*1974 in Warsaw, Poland, lives in Warsaw.
With 'Untitled Film Stills' Aneta Grzeszykowska refers to one of the most important artists of the outgoing 20th century. Between 1977 and 1980, the American artist Cindy Sherman created her iconic 'Untitled Film Stills'. She photographed herself in sixty-nine different imaginary situations, reminiscent of scenes from black-and-white films of the 1950s and 60s. Changing her clothes, make-up and surroundings for each image, she playfully 'tries on' different feminine stereotypes in a self-assured game of roles and disguises. The series marked a milestone in the emancipation of female artists in the early 1980s.
In her series of the same name, made in 2006, Aneta Grzeszykowska re-stages the images, photographing herself in the imaginary scenarios. She creates free adaptations of the original settings, slips in and out of clothes, make-up and roles, and translates the black-and-white pictorial worlds of Cindy Sherman into colour photography. Seven photos from the series, examples of so-called 'Appropriation Art', are part of the collection. The term 'Appropriation Art' refers to the strategy of artists who take pre-existing material and simply use it for their own creative purposes. Back in the 1980s it was applied to Cindy Sherman’s work. Now, more than 25 years later, here it is again, exemplified in a very literal way in the work of this Polish artist.
When looking at photographs and images, we have learnt to keep a sceptical distance. We know that an image is always an interpretation, a manipulation of what is actually there, only one of many conceivable or possible representations of a specific situation. It is never a neutral and factual reflection of reality.
In Aneta Grzeszykowska's series 'Negative Book', the usual parameters of analogue photography are displaced. Many of the photographs were taken during a residency the artist spent in California with her partner and child. Ostensibly, these are private pictures of an interesting and exciting stay. But the prints have two distracting elements. Firstly, the photographs have been printed as negatives instead of positives, so that everything which is bright in reality, reflecting a lot of light, appears dark in the photographic print, and what is dark suddenly appears light. Secondly, in quite a number of photographs the artist has also painted her face and body with black paint. In the negative print the effect is to make her face and body appear white.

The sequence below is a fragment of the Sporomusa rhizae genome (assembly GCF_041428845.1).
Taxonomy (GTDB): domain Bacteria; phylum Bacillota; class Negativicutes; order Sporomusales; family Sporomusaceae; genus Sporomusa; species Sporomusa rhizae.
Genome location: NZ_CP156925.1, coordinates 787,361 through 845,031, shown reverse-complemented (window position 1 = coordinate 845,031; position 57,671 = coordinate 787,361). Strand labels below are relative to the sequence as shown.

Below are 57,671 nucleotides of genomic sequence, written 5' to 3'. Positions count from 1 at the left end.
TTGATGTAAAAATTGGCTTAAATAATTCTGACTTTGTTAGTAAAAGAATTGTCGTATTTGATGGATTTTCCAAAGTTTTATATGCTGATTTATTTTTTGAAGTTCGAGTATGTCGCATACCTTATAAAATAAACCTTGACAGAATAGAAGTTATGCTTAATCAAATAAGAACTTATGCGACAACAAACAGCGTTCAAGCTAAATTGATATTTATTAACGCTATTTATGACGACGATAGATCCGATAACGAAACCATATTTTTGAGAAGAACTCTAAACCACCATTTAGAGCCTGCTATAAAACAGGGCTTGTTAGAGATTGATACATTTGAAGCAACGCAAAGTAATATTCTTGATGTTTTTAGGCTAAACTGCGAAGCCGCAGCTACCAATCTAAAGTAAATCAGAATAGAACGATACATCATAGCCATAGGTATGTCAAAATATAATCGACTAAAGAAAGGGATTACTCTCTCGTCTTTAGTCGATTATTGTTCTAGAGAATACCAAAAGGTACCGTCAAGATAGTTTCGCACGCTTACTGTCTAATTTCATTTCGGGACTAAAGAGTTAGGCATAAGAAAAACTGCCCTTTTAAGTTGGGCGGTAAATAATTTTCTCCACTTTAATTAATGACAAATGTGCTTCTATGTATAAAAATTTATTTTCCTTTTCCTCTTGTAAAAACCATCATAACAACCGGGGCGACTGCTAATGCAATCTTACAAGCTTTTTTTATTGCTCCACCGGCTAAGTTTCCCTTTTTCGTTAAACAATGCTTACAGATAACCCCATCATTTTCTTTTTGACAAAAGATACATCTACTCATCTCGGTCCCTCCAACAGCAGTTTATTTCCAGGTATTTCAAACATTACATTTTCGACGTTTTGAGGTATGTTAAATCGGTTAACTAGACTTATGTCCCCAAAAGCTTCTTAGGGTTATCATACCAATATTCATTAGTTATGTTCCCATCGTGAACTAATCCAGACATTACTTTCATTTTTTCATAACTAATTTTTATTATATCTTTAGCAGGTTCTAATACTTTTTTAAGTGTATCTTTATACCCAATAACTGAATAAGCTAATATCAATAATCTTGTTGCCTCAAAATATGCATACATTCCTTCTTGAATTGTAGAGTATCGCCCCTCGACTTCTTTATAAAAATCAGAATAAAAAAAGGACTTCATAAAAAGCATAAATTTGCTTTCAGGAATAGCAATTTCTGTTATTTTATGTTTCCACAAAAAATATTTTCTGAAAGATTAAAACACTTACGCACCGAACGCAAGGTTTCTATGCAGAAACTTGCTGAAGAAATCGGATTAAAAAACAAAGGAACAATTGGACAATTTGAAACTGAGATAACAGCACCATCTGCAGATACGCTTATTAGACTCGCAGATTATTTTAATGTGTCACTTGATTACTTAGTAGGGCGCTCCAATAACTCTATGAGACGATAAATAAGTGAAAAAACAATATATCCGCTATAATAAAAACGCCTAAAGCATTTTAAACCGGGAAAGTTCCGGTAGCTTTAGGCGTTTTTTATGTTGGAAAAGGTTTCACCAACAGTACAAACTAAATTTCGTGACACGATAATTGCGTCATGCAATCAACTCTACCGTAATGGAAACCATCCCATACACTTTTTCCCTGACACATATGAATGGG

In March 2015, invited for an exhibition in Isfahan, Aneta Grzeszykowska created the series Iranian Film Stills as a kind of travel journal from her arrival to the opening of the exhibition. The 74 motifs, showing the artist dressed in the mandatory Islamic garment together with her daughter at various locations of an everyday life in Iran, are photographed in very sophisticated light setting. Always there is a special light spot on the artist, creating the impression of a film still and the feeling of a journey back in some timeless atmosphere.
Aneta Grzeszykowska used her own body in her film Headache. Produced with the help of digital tools and set against a black background, the film shows a naked, dismembered body taking part in a type of ballet, a fight and erotic game with other body parts. The way in which the body is partitioned is reminiscent of techniques used in black light theatre where velvet curtains conceal parts of the actors, making them invisible.
The 12-hour-long work Clock uses similar imagery as Headache and displays the full hours using digital multiplications of the performer.